Listen to the broadcast Never Stop Looking Up in Your Marriage with Dave and Ann Wilson.
"Marrying you was the biggest mistake of my life!"
"I told God that I'd rather be dead than stay married to you!"
"I'm absolutely certain that I married the wrong person."
"Come back here and fight me like a man, you chicken!"
"To be completely honest, I've lost my feelings for you."
I know the couple who said those words really well because my wife, Ann, and I were the ones saying them. Most of them were said in the first year of our marriage. We struggled through some dark days, and our words were extremely hurtful.
Words have the power to start wars, scar hearts, lacerate a person's soul, create enemies and incite fear. Our words can actually damage a person's God-given identity for life. And if we aren't careful with our language, we can destroy our marriage. Speaking words of death and condemnation is so easy, but couples who choose encouraging, uplifting words enjoy the fruit of happiness.
Choosing to use positive words
For a time after Ann and I launched Kensington Community Church years ago, each worship folder had a card for prayer requests inside. Some people used the cards to air their complaints about the church instead of sharing their needs.
In one particular season, I received lots of criticism about my preaching. I began to lose confidence. One late evening as Ann and I crawled into bed, I shared my hurt about these critiques and how I wasn't sure if I should preach anymore.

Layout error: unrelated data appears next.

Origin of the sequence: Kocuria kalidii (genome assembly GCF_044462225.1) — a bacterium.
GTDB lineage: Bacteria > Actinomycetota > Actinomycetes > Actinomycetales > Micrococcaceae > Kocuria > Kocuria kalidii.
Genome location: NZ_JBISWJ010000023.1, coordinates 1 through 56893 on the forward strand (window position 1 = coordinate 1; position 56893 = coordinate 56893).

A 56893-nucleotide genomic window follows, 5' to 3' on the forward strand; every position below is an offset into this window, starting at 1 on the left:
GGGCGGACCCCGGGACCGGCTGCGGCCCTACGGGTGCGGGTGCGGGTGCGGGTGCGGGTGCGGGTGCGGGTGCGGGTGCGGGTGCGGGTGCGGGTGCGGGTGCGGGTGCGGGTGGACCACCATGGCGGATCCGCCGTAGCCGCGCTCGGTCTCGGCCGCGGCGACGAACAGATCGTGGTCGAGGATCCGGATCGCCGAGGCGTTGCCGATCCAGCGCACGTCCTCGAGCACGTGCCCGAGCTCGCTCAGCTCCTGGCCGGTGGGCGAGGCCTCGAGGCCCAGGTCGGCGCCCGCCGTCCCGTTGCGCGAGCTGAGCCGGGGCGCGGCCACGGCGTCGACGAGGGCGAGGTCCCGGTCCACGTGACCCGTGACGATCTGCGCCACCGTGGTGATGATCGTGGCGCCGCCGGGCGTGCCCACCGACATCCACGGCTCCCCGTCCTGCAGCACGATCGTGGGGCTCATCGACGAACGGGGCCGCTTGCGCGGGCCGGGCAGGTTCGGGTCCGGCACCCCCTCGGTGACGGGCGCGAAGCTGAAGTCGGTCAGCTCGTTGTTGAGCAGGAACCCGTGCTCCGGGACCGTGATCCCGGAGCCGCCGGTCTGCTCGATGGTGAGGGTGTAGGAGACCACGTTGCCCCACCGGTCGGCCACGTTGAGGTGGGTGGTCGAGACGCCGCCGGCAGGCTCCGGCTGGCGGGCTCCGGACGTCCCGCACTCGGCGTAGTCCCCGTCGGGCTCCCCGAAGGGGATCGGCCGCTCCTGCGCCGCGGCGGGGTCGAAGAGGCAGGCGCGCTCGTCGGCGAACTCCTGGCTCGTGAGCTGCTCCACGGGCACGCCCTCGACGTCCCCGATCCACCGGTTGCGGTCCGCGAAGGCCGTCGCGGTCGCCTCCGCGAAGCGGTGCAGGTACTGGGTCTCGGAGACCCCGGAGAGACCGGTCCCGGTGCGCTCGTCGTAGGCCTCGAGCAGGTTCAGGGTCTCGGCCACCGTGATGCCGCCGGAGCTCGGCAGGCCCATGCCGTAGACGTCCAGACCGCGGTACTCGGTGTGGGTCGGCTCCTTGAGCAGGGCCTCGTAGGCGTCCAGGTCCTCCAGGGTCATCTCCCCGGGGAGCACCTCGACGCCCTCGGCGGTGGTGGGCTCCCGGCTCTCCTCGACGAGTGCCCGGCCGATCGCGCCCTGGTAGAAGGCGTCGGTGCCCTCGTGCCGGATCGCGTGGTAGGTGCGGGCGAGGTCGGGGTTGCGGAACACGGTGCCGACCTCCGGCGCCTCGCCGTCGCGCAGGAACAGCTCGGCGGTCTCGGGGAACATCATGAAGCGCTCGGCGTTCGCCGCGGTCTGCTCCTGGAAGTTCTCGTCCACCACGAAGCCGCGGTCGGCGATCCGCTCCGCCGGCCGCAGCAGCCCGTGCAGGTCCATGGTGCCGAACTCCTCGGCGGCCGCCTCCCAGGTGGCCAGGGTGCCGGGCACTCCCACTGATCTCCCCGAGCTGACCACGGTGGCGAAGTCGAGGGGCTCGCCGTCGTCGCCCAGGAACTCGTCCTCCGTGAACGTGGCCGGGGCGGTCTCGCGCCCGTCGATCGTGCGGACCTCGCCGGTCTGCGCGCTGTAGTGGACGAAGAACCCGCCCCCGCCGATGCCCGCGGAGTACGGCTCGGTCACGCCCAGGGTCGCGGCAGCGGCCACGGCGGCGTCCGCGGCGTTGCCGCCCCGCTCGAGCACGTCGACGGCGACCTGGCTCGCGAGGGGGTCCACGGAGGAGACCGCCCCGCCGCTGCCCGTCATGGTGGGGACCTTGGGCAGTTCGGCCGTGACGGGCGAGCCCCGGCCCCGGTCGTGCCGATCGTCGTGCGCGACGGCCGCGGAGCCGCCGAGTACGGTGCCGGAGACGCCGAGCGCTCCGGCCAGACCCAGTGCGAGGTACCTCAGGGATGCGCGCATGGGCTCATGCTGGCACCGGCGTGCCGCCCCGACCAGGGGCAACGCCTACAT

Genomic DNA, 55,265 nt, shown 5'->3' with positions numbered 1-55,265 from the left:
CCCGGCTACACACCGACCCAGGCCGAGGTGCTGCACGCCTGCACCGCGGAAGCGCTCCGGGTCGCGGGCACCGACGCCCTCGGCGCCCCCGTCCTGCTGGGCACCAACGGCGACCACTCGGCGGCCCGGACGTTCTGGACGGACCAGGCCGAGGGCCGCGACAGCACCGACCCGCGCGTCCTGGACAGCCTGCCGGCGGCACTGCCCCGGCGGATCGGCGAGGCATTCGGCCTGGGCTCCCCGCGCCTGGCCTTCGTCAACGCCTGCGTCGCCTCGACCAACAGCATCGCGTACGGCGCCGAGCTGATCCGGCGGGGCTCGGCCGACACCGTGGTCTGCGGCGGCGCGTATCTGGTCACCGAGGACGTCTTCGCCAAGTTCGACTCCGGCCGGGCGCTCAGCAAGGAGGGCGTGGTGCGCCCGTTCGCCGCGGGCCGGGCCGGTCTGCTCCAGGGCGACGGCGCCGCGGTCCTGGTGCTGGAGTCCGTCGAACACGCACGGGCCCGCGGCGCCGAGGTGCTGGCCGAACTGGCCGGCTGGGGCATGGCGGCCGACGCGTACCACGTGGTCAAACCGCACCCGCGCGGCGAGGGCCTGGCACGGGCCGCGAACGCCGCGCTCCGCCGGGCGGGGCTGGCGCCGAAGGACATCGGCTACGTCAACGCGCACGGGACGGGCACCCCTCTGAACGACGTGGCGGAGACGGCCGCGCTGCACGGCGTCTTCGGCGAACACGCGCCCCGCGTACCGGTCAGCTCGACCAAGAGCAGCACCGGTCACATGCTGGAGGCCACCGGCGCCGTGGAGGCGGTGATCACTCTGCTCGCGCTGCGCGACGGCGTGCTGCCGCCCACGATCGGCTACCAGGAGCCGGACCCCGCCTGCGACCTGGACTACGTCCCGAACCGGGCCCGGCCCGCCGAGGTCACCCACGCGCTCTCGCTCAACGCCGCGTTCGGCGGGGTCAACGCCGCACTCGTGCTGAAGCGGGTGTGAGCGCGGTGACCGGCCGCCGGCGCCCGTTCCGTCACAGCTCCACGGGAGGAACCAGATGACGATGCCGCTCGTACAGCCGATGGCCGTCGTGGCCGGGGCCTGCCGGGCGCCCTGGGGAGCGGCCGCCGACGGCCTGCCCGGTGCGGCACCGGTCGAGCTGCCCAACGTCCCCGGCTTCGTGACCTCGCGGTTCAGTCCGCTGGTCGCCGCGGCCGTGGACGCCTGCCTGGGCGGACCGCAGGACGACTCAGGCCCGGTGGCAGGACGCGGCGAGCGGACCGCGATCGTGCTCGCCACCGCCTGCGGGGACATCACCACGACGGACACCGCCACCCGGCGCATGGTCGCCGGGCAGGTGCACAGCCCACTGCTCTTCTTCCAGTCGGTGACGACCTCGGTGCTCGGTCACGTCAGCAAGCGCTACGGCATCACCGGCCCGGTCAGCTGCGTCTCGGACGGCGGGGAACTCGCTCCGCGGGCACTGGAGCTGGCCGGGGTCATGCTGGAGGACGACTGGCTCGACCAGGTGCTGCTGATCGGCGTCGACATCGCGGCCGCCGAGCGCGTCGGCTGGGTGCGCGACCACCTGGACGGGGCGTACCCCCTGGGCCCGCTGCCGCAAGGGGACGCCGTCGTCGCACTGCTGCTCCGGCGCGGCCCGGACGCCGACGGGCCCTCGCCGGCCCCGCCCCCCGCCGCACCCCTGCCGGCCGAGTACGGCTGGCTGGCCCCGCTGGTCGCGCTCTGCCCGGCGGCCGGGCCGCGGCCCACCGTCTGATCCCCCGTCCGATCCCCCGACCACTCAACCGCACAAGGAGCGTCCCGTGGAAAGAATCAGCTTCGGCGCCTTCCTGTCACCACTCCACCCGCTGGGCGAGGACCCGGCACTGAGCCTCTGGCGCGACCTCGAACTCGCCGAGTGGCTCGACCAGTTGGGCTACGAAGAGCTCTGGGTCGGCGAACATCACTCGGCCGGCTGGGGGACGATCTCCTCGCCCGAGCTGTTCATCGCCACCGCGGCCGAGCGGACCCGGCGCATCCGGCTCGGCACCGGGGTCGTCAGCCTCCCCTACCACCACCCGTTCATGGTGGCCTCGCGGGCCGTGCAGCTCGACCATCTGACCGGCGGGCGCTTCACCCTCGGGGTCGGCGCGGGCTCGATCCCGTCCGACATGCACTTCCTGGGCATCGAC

Ann turned toward me and said, "I can't imagine the weight that you carry every time you get up to preach. You have lots of people who depend on your walk with God to lead them. You do an amazing job carrying that burden."
As she said those words, I felt as if a weight had been lifted off my shoulders. I immediately pulled Ann close and let her know that her words had revived my soul.
She later told me that her first thought was to say, "Well, if you would spend more time in God's Word, then your sermons would be better!" How do you think that conversation would have ended? Instead she chose to respond with words of life, and those words had the power to transform my soul. In fact, I did end up spending more time in the Word without Ann saying anything about it. Positive words motivate in ways we may never know.
The far-reaching effects of encouraging language
Days before our youngest son left for college on a football scholarship, Ann said to me, "You're a really good writer."
I replied, "No, I'm not."
"Seriously, you have a way with the written word. Every time you write, it's powerful and life changing," she said. Seeing that I still wasn't convinced, Ann said, "If you would write Cody an email and encourage him as he heads to college, I bet he would never forget it."
I just smirked and forgot about it. But later that evening I remembered Ann's words and wrote Cody an email about the amazing character he had developed as a leader and hard worker with a ne'er-say-die attitude. I told of my days playing college football and how I wanted to quit but was glad I persevered.
I shot that email off to Cody and didn't get a response until he was just about to graduate almost four years later. I receive an email from him with my original email pasted into it. He said he had read my email almost every day the previous four years, and it had helped him through some of the hardest days and months of college. He wanted to thank me for my words of life.
If Ann had scolded me or tried to coerce me to send that email, I would never have done it. Yet because her words were positive, I was motivated. And the result was life changing for Cody and me.
Now it’s your turn. Speak words of life to your spouse right now. It will bring a smile to his or her face and deep joy to his or her heart.Dave and Ann Wilson are the co -founders of Kensington Community Church and the authors of Vertical Marriage: The one secret that will change your marriage.